First Lady Jill Biden met with local leaders from the Menominee Indian Tribe of Wisconsin Tuesday to learn how federal investments are making a difference in the community.
It was part of a two-day stop in northeast Wisconsin, and was the ninth visit she’s made to Indigenous communities across the country since 2021, according to the White House.
Biden toured the Menominee Tribal Enterprises’ Sawmill, the College of Menominee Nation and spoke at a Women’s Empowerment Summit and Training that was sponsored by the U.S. Department of Agriculture. She was joined on her visit by U.S. Secretary of the Interior Deb Haaland. A member of the Pueblo of Laguna of New Mexico, Haaland is the first Native American to serve as a cabinet secretary.
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“Joe and I stand with you and all of Indian country as we build a brighter future together,” Biden said in her speech at the summit. “It’s been an honor to spend time with you today and see the incredible work you’re doing.”
Biden also made a few unexpected stops. She greeted children outside a local school and later visited a packed auditorium of elementary-age students, who cheered loudly when she waved the Menominee Nation’s flag.
During her tour of the sawmill, Biden learned about the Menominee’s sustainable forestry practices, and met with a sawmill manager and a pair of workers. The stop at the sawmill came after the tribe received nearly $1 million in federal funding this year from the Bipartisan Infrastructure Law to strengthen the local economy and promote sustainability, according to the White House.
“Today, I saw how the Menominee people and the U.S. Department of Agriculture are working together to bring federal resources here, so that the tribe can continue to sustainably manage the forest using knowledge that was passed down from generation to generation, harvesting lumber while protecting the environment,” the First Lady said.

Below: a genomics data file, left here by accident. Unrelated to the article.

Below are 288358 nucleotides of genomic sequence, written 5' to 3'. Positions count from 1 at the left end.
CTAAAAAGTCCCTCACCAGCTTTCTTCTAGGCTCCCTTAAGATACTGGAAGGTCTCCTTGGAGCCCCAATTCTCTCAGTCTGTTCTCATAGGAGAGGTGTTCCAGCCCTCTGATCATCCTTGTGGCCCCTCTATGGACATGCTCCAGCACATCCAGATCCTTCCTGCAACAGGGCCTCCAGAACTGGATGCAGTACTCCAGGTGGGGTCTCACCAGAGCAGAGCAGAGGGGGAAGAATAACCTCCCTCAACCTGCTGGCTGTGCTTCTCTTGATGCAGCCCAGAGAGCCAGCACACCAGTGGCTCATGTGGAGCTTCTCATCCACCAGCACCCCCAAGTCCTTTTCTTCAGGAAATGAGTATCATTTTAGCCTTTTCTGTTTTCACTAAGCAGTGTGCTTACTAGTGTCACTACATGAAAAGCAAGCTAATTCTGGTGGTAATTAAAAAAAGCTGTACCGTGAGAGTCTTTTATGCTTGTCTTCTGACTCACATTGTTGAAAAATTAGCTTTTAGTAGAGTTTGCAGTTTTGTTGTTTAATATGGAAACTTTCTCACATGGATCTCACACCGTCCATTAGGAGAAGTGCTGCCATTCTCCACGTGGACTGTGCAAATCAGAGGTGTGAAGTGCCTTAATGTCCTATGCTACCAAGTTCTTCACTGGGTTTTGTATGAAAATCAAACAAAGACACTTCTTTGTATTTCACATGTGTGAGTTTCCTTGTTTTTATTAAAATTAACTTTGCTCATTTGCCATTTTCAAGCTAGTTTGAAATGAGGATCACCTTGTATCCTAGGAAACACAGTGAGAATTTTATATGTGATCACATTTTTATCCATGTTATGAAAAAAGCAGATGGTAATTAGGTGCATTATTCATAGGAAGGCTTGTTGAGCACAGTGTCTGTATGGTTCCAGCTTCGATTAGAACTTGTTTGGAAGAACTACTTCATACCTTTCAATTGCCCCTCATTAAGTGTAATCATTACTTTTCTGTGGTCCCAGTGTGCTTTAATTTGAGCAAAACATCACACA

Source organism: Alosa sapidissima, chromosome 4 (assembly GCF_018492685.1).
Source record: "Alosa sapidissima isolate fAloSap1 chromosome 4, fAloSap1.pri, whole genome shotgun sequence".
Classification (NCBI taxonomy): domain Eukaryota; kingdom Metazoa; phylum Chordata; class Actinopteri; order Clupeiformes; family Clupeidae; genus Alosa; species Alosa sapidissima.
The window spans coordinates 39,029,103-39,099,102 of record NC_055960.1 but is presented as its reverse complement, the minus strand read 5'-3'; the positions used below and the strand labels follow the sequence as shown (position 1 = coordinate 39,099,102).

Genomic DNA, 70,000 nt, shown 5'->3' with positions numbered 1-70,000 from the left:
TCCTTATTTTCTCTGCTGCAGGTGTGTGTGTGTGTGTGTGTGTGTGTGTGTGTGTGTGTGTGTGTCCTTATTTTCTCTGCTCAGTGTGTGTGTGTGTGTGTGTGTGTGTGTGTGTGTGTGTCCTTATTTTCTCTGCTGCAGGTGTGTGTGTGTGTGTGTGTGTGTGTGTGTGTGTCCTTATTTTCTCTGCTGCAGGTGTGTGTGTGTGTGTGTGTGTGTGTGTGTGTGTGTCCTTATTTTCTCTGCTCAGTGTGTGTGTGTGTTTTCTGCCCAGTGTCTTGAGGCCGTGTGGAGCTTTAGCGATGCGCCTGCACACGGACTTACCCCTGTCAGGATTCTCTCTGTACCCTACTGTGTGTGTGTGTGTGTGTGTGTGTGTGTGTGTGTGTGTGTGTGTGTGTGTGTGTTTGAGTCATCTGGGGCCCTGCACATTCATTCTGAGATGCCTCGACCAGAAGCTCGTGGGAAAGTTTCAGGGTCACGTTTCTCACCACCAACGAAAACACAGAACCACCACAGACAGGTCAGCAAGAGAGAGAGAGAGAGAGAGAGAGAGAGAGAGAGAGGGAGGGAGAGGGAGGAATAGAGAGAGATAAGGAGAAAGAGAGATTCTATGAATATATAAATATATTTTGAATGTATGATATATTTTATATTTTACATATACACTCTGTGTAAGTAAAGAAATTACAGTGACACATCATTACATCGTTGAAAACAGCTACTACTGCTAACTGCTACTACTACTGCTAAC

Last November, Biden Administration officials visited the sawmill to announce that the tribe, and other Wisconsin communities, would be joining the Rural Partners Network, a federal program aimed at helping rural communities connect with federal resources and funding.
At the college, the First Lady learned about the Menominee’s approach to community education and sustainable development as she toured the Sustainable Development Institute’s Research Garden. In November, administration officials announced a $344,895 grant for the College of Menominee Nation.
In her remarks at the Women’s Empowerment Summit, Biden said she’s been impressed by the female leaders she’s met in tribal communities across the country who are leading change in their communities.
“I’ve met women and men who are weaving their heritage with their dreams, expanding connections through the reach of broadband, supporting revitalization of their native languages and fighting for clean water,” she said.
Haaland added that the Biden Administration has invested $40 billion in the country’s Indigenous communities since the president took office.
In July, the administration announced $120 million in federal funding would go toward helping tribes plan for environmental threats related to climate change. Officials say it’s one of the largest annual funding amounts made to tribal organizations in the history of the Bureau of Indian Affairs’ Tribal Climate Annual Awards Program.
“Long-overdue investments in Indian country are finally a reality,” Haaland said Tuesday. “These are investments in infrastructure, broadband internet, water access, clean energy and economic development initiatives that make our community stronger from the inside out.”
The day before the First Lady met with Menominee leaders, she attended a Monday Night Football watch party in Green Bay as part of the NFL’s Crucial Catch initiative to raise awareness for cancer screenings.
“While we may come from different places, and cheer for different teams — I was cheering on my Eagles last night — cancer touches us all,” Biden said Monday night in prepared remarks. “That’s true for my family, and I know, for far too many of yours as well. That’s why the President and I reignited the Biden Cancer Moonshot — our White House initiative to build a world where cancer is not a death sentence.”
This summer, the First Lady also made a stop in Madison, where she met with Black community leaders at Black Women’s Wellness in Madison and discussed losing her stepson, Beau Biden, to brain cancer, pledging ongoing White House support for local cancer prevention efforts.
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